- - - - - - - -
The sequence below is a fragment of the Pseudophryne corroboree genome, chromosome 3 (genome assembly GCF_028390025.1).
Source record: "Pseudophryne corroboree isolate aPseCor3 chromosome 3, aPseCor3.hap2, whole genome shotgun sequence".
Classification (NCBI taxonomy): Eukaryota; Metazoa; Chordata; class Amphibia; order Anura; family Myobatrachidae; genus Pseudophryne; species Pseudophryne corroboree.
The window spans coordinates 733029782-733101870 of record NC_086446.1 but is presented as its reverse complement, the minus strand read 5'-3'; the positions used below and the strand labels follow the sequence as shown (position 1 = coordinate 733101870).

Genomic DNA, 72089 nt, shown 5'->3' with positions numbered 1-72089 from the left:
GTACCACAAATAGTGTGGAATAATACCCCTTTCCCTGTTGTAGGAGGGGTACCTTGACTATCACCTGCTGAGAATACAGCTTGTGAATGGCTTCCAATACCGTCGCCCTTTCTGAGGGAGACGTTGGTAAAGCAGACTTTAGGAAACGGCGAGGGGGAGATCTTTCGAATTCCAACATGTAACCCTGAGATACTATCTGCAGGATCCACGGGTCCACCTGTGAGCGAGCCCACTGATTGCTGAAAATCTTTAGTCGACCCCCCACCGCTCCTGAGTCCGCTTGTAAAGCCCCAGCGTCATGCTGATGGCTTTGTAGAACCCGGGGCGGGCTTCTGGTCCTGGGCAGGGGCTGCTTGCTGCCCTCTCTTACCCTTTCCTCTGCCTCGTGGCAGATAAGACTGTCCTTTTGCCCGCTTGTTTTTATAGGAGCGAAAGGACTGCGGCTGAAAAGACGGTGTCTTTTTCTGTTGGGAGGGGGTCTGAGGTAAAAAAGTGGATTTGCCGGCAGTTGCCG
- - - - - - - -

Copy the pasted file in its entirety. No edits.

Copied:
The sequence below is a fragment of the Pseudophryne corroboree genome, chromosome 3 (genome assembly GCF_028390025.1).
Source record: "Pseudophryne corroboree isolate aPseCor3 chromosome 3, aPseCor3.hap2, whole genome shotgun sequence".
Classification (NCBI taxonomy): Eukaryota; Metazoa; Chordata; class Amphibia; order Anura; family Myobatrachidae; genus Pseudophryne; species Pseudophryne corroboree.
The window spans coordinates 733029782-733101870 of record NC_086446.1 but is presented as its reverse complement, the minus strand read 5'-3'; the positions used below and the strand labels follow the sequence as shown (position 1 = coordinate 733101870).

Genomic DNA, 72089 nt, shown 5'->3' with positions numbered 1-72089 from the left:
GTACCACAAATAGTGTGGAATAATACCCCTTTCCCTGTTGTAGGAGGGGTACCTTGACTATCACCTGCTGAGAATACAGCTTGTGAATGGCTTCCAATACCGTCGCCCTTTCTGAGGGAGACGTTGGTAAAGCAGACTTTAGGAAACGGCGAGGGGGAGATCTTTCGAATTCCAACATGTAACCCTGAGATACTATCTGCAGGATCCACGGGTCCACCTGTGAGCGAGCCCACTGATTGCTGAAAATCTTTAGTCGACCCCCCACCGCTCCTGAGTCCGCTTGTAAAGCCCCAGCGTCATGCTGATGGCTTTGTAGAACCCGGGGCGGGCTTCTGGTCCTGGGCAGGGGCTGCTTGCTGCCCTCTCTTACCCTTTCCTCTGCCTCGTGGCAGATAAGACTGTCCTTTTGCCCGCTTGTTTTTATAGGAGCGAAAGGACTGCGGCTGAAAAGACGGTGTCTTTTTCTGTTGGGAGGGGGTCTGAGGTAAAAAAGTGGATTTGCCGGCAGTTGCCG